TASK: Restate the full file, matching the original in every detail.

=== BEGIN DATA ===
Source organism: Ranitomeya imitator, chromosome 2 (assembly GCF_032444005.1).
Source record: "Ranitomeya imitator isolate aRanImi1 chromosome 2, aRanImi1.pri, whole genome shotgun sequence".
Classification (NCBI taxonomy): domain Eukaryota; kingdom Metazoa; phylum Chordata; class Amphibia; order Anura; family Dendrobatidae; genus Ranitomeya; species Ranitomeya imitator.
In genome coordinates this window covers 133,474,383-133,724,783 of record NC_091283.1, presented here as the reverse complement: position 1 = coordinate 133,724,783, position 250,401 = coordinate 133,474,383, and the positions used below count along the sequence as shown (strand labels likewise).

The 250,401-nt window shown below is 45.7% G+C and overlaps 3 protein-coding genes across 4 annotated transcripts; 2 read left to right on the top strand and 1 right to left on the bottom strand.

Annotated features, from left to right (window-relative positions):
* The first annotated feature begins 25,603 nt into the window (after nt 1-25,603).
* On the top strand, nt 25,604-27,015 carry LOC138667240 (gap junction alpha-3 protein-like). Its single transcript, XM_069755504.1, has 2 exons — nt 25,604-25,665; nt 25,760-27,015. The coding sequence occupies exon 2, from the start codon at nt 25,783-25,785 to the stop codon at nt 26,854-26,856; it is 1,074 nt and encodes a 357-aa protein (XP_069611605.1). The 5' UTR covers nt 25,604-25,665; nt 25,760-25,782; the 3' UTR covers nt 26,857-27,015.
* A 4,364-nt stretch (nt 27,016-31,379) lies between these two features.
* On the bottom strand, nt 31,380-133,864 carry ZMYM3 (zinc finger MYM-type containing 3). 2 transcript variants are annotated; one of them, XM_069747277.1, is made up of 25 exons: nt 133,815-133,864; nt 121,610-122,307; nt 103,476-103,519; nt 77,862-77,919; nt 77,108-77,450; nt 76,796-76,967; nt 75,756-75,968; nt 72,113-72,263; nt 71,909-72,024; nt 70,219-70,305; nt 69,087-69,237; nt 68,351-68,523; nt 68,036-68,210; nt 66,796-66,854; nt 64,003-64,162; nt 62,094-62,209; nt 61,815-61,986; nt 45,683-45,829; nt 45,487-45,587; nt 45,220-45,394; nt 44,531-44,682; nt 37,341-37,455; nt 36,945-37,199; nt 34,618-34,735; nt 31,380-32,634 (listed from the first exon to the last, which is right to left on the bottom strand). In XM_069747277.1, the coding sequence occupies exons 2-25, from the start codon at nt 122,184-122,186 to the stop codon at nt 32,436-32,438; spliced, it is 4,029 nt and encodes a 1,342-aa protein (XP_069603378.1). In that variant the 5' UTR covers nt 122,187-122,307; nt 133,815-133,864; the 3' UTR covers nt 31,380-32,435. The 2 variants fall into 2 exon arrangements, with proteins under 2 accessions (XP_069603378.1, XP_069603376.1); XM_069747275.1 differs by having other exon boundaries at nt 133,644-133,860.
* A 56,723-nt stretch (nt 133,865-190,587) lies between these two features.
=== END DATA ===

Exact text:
Source organism: Ranitomeya imitator, chromosome 2 (assembly GCF_032444005.1).
Source record: "Ranitomeya imitator isolate aRanImi1 chromosome 2, aRanImi1.pri, whole genome shotgun sequence".
Classification (NCBI taxonomy): domain Eukaryota; kingdom Metazoa; phylum Chordata; class Amphibia; order Anura; family Dendrobatidae; genus Ranitomeya; species Ranitomeya imitator.
In genome coordinates this window covers 133,474,383-133,724,783 of record NC_091283.1, presented here as the reverse complement: position 1 = coordinate 133,724,783, position 250,401 = coordinate 133,474,383, and the positions used below count along the sequence as shown (strand labels likewise).

The 250,401-nt window shown below is 45.7% G+C and overlaps 3 protein-coding genes across 4 annotated transcripts; 2 read left to right on the top strand and 1 right to left on the bottom strand.

Annotated features, from left to right (window-relative positions):
* The first annotated feature begins 25,603 nt into the window (after nt 1-25,603).
* On the top strand, nt 25,604-27,015 carry LOC138667240 (gap junction alpha-3 protein-like). Its single transcript, XM_069755504.1, has 2 exons — nt 25,604-25,665; nt 25,760-27,015. The coding sequence occupies exon 2, from the start codon at nt 25,783-25,785 to the stop codon at nt 26,854-26,856; it is 1,074 nt and encodes a 357-aa protein (XP_069611605.1). The 5' UTR covers nt 25,604-25,665; nt 25,760-25,782; the 3' UTR covers nt 26,857-27,015.
* A 4,364-nt stretch (nt 27,016-31,379) lies between these two features.
* On the bottom strand, nt 31,380-133,864 carry ZMYM3 (zinc finger MYM-type containing 3). 2 transcript variants are annotated; one of them, XM_069747277.1, is made up of 25 exons: nt 133,815-133,864; nt 121,610-122,307; nt 103,476-103,519; nt 77,862-77,919; nt 77,108-77,450; nt 76,796-76,967; nt 75,756-75,968; nt 72,113-72,263; nt 71,909-72,024; nt 70,219-70,305; nt 69,087-69,237; nt 68,351-68,523; nt 68,036-68,210; nt 66,796-66,854; nt 64,003-64,162; nt 62,094-62,209; nt 61,815-61,986; nt 45,683-45,829; nt 45,487-45,587; nt 45,220-45,394; nt 44,531-44,682; nt 37,341-37,455; nt 36,945-37,199; nt 34,618-34,735; nt 31,380-32,634 (listed from the first exon to the last, which is right to left on the bottom strand). In XM_069747277.1, the coding sequence occupies exons 2-25, from the start codon at nt 122,184-122,186 to the stop codon at nt 32,436-32,438; spliced, it is 4,029 nt and encodes a 1,342-aa protein (XP_069603378.1). In that variant the 5' UTR covers nt 122,187-122,307; nt 133,815-133,864; the 3' UTR covers nt 31,380-32,435. The 2 variants fall into 2 exon arrangements, with proteins under 2 accessions (XP_069603378.1, XP_069603376.1); XM_069747275.1 differs by having other exon boundaries at nt 133,644-133,860.
* A 56,723-nt stretch (nt 133,865-190,587) lies between these two features.